Americans have been working harder for less money over the years, so many spend to justify the hard work but then they get into debt and have to work harder and so on, Shulman said. "The United States is a bad role model, carrying a national debt of 17 trillion dollars," he observed. "What are we to think? Well, maybe it's not that bad—everyone's doing it, everyone's taking on debt. Even defaulting on loans and mortgages doesn't seem that bad—even smart!"
According to Shulman, there will always be a certain segment of the population who are "bon vivants," able to shop, eat, gamble and drink a lot but not necessarily be addicted to those behaviors. But the hallmarks of addiction include a steady or sharp increase in the behavior over time, loss of control, increasing negative consequences and loss of jobs and relationships.
Dr. Kit Yarrow, a consumer psychologist and author of "Decoding the New Consumer Mind," said that people who overspend get a boost in mood and are using the compulsive behavior to feel less stressed. "It's served a purpose," she said. "But in the end, those boosts can push dependency, so people must find healthy ways to boost their moods—like exercise, good relationships and fun experiences—and they have to frequently remind themselves of the rewards."
So what should consumers do?
"Admitting you have a problem is the first step to recovery," said Shulman, adding that compulsive spending is "not unlike any other psychological disorder, [and] people can't just will themselves to stop." Once you've conquered that, he suggests the following:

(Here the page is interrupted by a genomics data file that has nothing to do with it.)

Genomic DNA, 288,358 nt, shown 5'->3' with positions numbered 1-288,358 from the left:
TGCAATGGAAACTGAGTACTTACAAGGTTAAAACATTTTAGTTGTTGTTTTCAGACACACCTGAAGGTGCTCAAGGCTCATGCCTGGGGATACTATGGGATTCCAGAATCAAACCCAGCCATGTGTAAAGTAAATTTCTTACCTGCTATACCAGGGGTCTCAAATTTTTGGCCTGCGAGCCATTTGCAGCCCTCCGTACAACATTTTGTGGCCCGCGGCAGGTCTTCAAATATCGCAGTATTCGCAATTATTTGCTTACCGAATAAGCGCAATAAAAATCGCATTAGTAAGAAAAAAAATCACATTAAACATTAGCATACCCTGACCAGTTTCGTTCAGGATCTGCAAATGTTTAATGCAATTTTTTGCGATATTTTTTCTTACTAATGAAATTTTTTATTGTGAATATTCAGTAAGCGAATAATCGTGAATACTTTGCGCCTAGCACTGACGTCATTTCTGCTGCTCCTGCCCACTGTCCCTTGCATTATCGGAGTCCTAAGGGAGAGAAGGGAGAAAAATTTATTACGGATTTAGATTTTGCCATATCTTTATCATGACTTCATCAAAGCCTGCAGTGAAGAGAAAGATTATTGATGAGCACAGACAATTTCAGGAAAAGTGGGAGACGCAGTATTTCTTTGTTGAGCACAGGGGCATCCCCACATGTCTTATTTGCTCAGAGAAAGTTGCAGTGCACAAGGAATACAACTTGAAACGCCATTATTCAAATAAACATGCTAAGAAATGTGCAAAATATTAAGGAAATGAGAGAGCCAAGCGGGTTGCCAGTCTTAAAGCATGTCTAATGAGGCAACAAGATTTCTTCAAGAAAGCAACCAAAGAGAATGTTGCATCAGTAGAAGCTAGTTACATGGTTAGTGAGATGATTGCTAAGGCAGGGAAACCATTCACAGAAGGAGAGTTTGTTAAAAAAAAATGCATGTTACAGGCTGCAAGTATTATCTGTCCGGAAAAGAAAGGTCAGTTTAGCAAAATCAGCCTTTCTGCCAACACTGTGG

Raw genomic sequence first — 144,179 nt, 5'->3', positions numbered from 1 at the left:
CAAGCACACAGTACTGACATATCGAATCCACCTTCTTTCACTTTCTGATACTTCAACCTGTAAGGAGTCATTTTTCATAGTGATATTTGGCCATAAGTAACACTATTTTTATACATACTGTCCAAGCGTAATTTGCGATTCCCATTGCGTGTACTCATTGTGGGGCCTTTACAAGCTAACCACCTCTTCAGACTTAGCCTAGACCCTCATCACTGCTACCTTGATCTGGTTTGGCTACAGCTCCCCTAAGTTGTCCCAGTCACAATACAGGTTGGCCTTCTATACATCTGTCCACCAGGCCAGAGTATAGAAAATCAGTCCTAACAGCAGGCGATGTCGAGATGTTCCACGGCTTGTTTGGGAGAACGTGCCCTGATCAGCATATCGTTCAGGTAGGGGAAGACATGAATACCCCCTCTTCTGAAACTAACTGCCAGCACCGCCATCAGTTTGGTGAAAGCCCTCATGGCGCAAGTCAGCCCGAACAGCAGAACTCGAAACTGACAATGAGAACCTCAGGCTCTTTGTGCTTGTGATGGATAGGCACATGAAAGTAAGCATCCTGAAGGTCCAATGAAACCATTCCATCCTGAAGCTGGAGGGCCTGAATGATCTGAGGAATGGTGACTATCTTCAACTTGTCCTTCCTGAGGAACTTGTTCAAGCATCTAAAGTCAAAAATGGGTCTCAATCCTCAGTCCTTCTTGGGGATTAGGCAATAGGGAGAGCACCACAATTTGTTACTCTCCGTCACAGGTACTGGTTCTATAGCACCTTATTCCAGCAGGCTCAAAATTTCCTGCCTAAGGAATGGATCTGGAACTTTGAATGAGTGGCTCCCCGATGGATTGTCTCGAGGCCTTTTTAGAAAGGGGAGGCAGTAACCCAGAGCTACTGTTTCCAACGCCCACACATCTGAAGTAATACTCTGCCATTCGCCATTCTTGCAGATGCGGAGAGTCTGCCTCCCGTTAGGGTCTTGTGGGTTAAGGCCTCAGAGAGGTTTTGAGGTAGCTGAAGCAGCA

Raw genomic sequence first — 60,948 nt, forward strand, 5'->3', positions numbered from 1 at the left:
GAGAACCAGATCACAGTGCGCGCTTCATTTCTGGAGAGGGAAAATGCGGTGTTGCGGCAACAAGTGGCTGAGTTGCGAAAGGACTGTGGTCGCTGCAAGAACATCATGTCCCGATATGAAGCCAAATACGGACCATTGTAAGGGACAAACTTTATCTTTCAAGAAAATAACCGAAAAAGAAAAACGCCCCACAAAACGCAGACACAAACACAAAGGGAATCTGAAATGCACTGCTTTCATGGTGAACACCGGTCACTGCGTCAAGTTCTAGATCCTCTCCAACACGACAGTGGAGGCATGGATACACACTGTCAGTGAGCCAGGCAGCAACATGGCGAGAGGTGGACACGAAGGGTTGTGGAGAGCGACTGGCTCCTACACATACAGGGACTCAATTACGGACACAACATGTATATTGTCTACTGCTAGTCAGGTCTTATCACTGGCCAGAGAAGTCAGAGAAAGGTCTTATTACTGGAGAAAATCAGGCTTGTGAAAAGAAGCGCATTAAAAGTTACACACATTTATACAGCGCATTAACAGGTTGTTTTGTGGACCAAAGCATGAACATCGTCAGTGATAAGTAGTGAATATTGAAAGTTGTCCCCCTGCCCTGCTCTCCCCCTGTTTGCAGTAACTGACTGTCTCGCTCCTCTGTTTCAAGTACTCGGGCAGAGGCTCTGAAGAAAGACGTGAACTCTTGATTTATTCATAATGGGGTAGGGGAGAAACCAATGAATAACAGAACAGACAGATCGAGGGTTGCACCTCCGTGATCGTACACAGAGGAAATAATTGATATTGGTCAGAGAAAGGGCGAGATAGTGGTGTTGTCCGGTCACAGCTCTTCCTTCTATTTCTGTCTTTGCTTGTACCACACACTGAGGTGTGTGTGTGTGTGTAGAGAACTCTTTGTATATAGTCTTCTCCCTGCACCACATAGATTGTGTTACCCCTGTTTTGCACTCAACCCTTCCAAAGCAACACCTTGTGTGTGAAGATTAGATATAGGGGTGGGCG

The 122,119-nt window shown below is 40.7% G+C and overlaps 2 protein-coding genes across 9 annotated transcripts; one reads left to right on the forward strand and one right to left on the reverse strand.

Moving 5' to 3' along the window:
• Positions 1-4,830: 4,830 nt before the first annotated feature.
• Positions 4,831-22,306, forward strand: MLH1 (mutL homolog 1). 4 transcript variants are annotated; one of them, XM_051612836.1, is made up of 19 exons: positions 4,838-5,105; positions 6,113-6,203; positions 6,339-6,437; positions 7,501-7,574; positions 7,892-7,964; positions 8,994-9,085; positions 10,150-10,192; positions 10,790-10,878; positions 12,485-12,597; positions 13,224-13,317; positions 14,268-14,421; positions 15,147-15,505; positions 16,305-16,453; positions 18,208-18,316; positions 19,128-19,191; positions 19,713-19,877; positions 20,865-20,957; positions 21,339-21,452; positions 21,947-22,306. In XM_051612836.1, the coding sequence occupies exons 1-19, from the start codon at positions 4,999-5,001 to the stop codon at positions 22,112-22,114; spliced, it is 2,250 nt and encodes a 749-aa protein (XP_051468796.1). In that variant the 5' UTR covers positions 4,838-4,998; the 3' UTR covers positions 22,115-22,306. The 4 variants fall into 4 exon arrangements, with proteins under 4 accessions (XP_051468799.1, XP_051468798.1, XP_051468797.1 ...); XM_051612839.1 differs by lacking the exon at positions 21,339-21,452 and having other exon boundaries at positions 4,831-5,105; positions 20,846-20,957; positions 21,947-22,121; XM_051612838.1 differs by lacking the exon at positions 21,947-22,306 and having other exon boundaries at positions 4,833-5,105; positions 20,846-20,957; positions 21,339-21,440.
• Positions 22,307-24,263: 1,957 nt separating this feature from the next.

- Seek out and read books on the topic of shopping addiction.
- Seek out professional help with a counselor or therapist who specializes in treating shopping addiction. Join and attend a support group (local, phone or online) such as Debtors Anonymous.
- Avoid stores, TV shopping and/or Internet shopping for the time being, and have others help you by holding your credit cards, blocking TV shopping channels and websites. Also avoid people who encourage you to shop.
- Fill time with healthy people and activities.
Debtors Anonymous utilizes tools—including meetings, sponsorships and pressure-relief action plans—to help members resolve debt and establish savings. But in order to seek insurance coverage, the patient must be diagnosed as having an underlying compulsive disorder.
Clinicians are quick to clarify that debt addiction isn't an illness recognized by "The Diagnostic and Statistical Manual of Mental Disorders," published by the American Psychiatric Association. That's an important distinction, because the insurance industry uses DSM as a claim qualifier.
Yarrow adds that "spending as a compulsion may not be a diagnostic category, but support groups and self-help programs are surfacing all across the country, and that's what most people need—support, reassurance, structure and a plan to follow."
—By DaVida Plummer, special to CNBC.com